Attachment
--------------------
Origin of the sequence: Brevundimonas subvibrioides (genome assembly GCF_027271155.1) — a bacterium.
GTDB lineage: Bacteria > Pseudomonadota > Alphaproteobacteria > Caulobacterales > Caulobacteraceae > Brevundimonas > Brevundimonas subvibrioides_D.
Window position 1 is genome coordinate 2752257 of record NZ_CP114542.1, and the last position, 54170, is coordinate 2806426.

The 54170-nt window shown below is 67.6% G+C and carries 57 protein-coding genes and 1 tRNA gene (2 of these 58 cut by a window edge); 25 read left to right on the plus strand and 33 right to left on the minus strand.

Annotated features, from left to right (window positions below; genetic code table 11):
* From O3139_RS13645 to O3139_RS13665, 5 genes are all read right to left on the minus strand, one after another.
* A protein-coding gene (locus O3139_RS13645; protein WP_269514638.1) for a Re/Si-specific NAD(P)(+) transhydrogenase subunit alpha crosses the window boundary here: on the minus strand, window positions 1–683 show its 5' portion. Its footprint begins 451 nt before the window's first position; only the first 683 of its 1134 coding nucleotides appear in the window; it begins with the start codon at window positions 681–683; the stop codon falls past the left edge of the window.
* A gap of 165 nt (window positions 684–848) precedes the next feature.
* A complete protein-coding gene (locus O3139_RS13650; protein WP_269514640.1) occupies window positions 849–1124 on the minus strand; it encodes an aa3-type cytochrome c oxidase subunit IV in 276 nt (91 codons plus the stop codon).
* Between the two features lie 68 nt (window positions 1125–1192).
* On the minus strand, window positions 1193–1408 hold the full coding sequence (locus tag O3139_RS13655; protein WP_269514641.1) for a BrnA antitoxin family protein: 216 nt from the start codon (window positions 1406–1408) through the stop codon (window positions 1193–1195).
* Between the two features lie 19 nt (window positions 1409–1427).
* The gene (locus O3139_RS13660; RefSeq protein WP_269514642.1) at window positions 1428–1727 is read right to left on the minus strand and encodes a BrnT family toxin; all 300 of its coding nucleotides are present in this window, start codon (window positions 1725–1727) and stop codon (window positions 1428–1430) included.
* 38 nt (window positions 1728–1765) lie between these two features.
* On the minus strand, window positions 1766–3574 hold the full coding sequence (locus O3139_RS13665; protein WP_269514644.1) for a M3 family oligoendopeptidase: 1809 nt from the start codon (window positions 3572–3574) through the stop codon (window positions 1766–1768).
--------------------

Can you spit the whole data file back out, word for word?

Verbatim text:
Origin of the sequence: Brevundimonas subvibrioides (genome assembly GCF_027271155.1) — a bacterium.
GTDB lineage: Bacteria > Pseudomonadota > Alphaproteobacteria > Caulobacterales > Caulobacteraceae > Brevundimonas > Brevundimonas subvibrioides_D.
Window position 1 is genome coordinate 2752257 of record NZ_CP114542.1, and the last position, 54170, is coordinate 2806426.

The 54170-nt window shown below is 67.6% G+C and carries 57 protein-coding genes and 1 tRNA gene (2 of these 58 cut by a window edge); 25 read left to right on the plus strand and 33 right to left on the minus strand.

Annotated features, from left to right (window positions below; genetic code table 11):
* From O3139_RS13645 to O3139_RS13665, 5 genes are all read right to left on the minus strand, one after another.
* A protein-coding gene (locus O3139_RS13645; protein WP_269514638.1) for a Re/Si-specific NAD(P)(+) transhydrogenase subunit alpha crosses the window boundary here: on the minus strand, window positions 1–683 show its 5' portion. Its footprint begins 451 nt before the window's first position; only the first 683 of its 1134 coding nucleotides appear in the window; it begins with the start codon at window positions 681–683; the stop codon falls past the left edge of the window.
* A gap of 165 nt (window positions 684–848) precedes the next feature.
* A complete protein-coding gene (locus O3139_RS13650; protein WP_269514640.1) occupies window positions 849–1124 on the minus strand; it encodes an aa3-type cytochrome c oxidase subunit IV in 276 nt (91 codons plus the stop codon).
* Between the two features lie 68 nt (window positions 1125–1192).
* On the minus strand, window positions 1193–1408 hold the full coding sequence (locus tag O3139_RS13655; protein WP_269514641.1) for a BrnA antitoxin family protein: 216 nt from the start codon (window positions 1406–1408) through the stop codon (window positions 1193–1195).
* Between the two features lie 19 nt (window positions 1409–1427).
* The gene (locus O3139_RS13660; RefSeq protein WP_269514642.1) at window positions 1428–1727 is read right to left on the minus strand and encodes a BrnT family toxin; all 300 of its coding nucleotides are present in this window, start codon (window positions 1725–1727) and stop codon (window positions 1428–1430) included.
* 38 nt (window positions 1728–1765) lie between these two features.
* On the minus strand, window positions 1766–3574 hold the full coding sequence (locus O3139_RS13665; protein WP_269514644.1) for a M3 family oligoendopeptidase: 1809 nt from the start codon (window positions 3572–3574) through the stop codon (window positions 1766–1768).